Statements made by the Ministry of Foreign Affairs Spokesperson (Paris, June 14, 2013)


Are you sure there are chemical weapons in Syria? To what extent is France supporting the Syrian rebels?

Not only are we sure that chemical weapons have been used –specifically, sarin nerve gas, used by the Syrian regime against the opposition – we were the first nation to announce it publicly last week, via the foreign minister.

We also noted that all of our information was made available to our closest partners and to the UN commission led by Mr. Sellström, established by the UN secretary-general in conjunction with the Organization for the Prohibition of Chemical Weapons [OPCW].

What’s new are yesterday’s statements by U.S. officials. The Americans concur with us on three points:

-         They are confirming the information that Laurent Fabius provided last week on the Syrian regime’s use of sarin. Both of our countries have scientifically proven that sarin was used repeatedly and on a small scale. The Americans say they conveyed this information to those conducting the OPCW probe, as we did.

-         Early this week, the Americans announced that they, like us, will step up their non-lethal aid to the Syrian opposition, particularly to its military command.

-          Third, they believe we must formulate a coordinated response based on this new evidence.

The question now is what are the new deadlines with respect to our support for the Syrian National Coalition:

-         In the next few hours, we will be having several high-level discussions on this topic with the Americans. The foreign minister will speak with John Kerry this afternoon. Conversations will also take place between the heads of state and government on the sidelines of the G8 early next week.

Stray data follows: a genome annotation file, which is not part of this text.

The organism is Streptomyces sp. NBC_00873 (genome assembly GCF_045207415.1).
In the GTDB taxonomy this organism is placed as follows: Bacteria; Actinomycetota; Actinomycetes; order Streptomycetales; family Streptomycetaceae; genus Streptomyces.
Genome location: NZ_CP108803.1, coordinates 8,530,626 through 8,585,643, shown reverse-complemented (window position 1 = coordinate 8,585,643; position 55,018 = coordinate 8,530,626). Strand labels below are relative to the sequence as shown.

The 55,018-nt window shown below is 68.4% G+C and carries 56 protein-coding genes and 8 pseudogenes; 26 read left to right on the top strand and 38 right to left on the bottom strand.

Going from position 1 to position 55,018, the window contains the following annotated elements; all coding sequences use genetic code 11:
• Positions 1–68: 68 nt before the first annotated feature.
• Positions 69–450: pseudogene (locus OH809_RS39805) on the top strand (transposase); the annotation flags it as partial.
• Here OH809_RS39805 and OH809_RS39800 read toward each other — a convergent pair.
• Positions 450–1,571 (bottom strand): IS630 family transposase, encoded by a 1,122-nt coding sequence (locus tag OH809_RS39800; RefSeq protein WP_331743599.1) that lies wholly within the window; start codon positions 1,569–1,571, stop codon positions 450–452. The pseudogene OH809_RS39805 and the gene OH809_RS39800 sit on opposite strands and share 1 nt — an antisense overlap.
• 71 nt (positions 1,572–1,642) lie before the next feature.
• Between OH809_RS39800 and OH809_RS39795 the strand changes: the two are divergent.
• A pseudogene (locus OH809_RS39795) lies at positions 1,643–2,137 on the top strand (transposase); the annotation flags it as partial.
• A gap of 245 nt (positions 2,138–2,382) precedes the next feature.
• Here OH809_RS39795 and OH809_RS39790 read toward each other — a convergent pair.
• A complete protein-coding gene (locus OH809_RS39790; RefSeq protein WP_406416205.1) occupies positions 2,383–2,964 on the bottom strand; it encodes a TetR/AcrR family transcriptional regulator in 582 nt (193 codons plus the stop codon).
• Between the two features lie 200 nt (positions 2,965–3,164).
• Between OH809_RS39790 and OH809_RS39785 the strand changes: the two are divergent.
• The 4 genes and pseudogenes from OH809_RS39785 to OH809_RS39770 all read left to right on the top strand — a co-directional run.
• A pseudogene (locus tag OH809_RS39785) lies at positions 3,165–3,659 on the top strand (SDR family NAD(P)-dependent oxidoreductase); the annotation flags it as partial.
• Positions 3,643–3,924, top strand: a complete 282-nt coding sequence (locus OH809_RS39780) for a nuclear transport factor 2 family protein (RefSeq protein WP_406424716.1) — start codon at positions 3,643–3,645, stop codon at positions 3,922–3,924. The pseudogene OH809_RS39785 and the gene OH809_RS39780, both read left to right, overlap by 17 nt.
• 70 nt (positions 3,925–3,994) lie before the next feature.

-         Our ambassador to Syria, Eric Chevallier, is in Turkey today for meetings with Salim Idriss, the head of the Syrian National Coalition’s military structure. The purpose of these discussions, which bring together several nations who support the Syrian opposition, is to determine the needs of the Syrian rebels and what kind of response we can provide. We hope this response will be both collective and coordinated.

-         Third, in the very near future, we will be providing a large amount of medical equipment and medicine to the Syrian National Coalition. And not for the first time. We have very close contacts with certain Syrian doctors’ organizations and especially with the Syrian National Coalition unit tasked with coordinating humanitarian aid.

Also – since you’re going to ask me about it anyway – attention is currently focused on the question of possible arms shipments. Let me remind you that for the time being, at least, the Americans are talking about non-lethal aid to the Syrian opposition. It is indeed a legitimate question that, for the moment, has not yet been resolved as far as we’re concerned. But there are other forms of aid that are equally important and that could be provided to the Syrian opposition – notably in terms of intelligence, training and help with operational planning. These are some of the subjects being discussed in Turkey. 

The foreign minister is saying that France is bound by the European agreement to refrain from providing arms until August 1. He also said the balance of power needs to be reestablished on the ground. Isn’t there a contradiction there?

The European package of sanctions/the embargo legally lapsed on May 31. We renewed the sanctions against the regime and lifted the embargo on weapons to Syria. It was a legal decision to lift the embargo, not to deliver weapons. It was accompanied by a political agreement between all the EU ministers, who pledged not to supply weapons before August 1. The foreign ministers have decided to reassess the operational modalities for implementing the decision to lift the embargo by that date.

Reestablishing the balance of power – isn’t that a contradiction?